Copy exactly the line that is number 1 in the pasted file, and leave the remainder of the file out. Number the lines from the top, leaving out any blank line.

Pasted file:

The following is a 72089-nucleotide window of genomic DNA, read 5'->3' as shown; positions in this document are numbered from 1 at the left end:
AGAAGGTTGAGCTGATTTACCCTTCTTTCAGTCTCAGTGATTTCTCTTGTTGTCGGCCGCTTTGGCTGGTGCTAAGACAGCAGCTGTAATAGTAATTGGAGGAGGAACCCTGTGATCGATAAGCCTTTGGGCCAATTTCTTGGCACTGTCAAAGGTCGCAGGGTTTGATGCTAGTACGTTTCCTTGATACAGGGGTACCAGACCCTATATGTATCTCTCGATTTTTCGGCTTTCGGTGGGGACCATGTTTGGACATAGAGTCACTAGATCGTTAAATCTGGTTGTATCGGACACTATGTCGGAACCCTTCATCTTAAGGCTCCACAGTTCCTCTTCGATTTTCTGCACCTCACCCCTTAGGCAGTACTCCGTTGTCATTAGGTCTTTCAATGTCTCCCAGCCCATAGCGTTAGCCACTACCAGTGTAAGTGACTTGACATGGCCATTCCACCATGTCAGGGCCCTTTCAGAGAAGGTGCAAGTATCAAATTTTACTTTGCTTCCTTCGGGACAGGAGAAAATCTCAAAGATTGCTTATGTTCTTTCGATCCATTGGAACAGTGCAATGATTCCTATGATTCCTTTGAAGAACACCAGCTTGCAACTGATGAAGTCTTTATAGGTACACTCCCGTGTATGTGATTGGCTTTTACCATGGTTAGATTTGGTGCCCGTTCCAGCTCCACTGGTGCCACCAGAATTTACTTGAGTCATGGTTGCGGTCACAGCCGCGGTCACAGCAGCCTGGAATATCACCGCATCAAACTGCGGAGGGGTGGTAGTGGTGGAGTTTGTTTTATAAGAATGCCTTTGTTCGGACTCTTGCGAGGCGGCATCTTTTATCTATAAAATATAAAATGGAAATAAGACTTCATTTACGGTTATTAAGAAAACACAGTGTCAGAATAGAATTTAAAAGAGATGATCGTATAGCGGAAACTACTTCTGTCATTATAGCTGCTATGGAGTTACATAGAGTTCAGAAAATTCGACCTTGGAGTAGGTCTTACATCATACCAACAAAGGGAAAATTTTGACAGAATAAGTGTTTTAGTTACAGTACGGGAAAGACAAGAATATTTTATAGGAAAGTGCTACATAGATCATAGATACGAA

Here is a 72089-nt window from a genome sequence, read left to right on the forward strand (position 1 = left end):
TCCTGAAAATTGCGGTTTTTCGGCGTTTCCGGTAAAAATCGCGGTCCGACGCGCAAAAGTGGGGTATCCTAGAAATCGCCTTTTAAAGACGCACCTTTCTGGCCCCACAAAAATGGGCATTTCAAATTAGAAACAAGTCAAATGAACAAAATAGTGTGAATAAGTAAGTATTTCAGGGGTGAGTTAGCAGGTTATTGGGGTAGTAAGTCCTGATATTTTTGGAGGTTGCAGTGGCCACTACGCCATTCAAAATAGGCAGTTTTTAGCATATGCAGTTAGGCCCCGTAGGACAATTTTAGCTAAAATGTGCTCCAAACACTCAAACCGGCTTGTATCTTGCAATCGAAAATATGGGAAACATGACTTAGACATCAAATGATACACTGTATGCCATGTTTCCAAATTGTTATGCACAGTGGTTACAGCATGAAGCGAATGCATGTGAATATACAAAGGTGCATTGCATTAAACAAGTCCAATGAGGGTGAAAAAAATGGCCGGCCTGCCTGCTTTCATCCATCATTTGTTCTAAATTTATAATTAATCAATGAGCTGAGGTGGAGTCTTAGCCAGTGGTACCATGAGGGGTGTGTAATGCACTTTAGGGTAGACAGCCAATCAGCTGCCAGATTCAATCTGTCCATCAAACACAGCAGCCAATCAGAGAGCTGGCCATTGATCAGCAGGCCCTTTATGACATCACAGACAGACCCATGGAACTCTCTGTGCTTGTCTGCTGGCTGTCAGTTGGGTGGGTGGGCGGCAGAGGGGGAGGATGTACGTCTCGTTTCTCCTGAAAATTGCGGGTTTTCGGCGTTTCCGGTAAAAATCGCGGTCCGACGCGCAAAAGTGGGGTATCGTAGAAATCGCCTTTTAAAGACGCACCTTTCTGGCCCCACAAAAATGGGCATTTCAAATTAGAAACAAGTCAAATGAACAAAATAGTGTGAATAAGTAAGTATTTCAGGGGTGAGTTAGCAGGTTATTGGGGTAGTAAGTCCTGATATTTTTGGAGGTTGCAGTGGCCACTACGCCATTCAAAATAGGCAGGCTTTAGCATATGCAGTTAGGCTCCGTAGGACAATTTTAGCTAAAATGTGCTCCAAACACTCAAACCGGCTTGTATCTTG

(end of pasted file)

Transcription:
The following is a 72089-nucleotide window of genomic DNA, read 5'->3' as shown; positions in this document are numbered from 1 at the left end: